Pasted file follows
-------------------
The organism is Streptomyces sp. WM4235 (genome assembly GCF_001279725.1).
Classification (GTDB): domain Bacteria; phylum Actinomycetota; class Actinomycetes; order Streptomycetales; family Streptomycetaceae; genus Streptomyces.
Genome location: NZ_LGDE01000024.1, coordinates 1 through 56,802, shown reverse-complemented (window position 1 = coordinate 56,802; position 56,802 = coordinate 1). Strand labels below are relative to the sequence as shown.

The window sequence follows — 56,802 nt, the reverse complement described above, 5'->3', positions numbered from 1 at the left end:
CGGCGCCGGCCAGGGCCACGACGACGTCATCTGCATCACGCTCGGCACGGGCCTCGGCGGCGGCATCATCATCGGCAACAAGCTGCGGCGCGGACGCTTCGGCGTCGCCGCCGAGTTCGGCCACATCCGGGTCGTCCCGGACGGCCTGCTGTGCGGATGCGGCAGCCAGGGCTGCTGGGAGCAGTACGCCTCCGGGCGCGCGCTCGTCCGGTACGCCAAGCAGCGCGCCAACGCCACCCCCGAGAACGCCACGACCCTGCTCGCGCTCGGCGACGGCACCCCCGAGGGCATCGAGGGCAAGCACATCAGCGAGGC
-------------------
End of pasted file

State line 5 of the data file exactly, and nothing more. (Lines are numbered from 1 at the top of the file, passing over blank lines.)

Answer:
CGGCGCCGGCCAGGGCCACGACGACGTCATCTGCATCACGCTCGGCACGGGCCTCGGCGGCGGCATCATCATCGGCAACAAGCTGCGGCGCGGACGCTTCGGCGTCGCCGCCGAGTTCGGCCACATCCGGGTCGTCCCGGACGGCCTGCTGTGCGGATGCGGCAGCCAGGGCTGCTGGGAGCAGTACGCCTCCGGGCGCGCGCTCGTCCGGTACGCCAAGCAGCGCGCCAACGCCACCCCCGAGAACGCCACGACCCTGCTCGCGCTCGGCGACGGCACCCCCGAGGGCATCGAGGGCAAGCACATCAGCGAGGC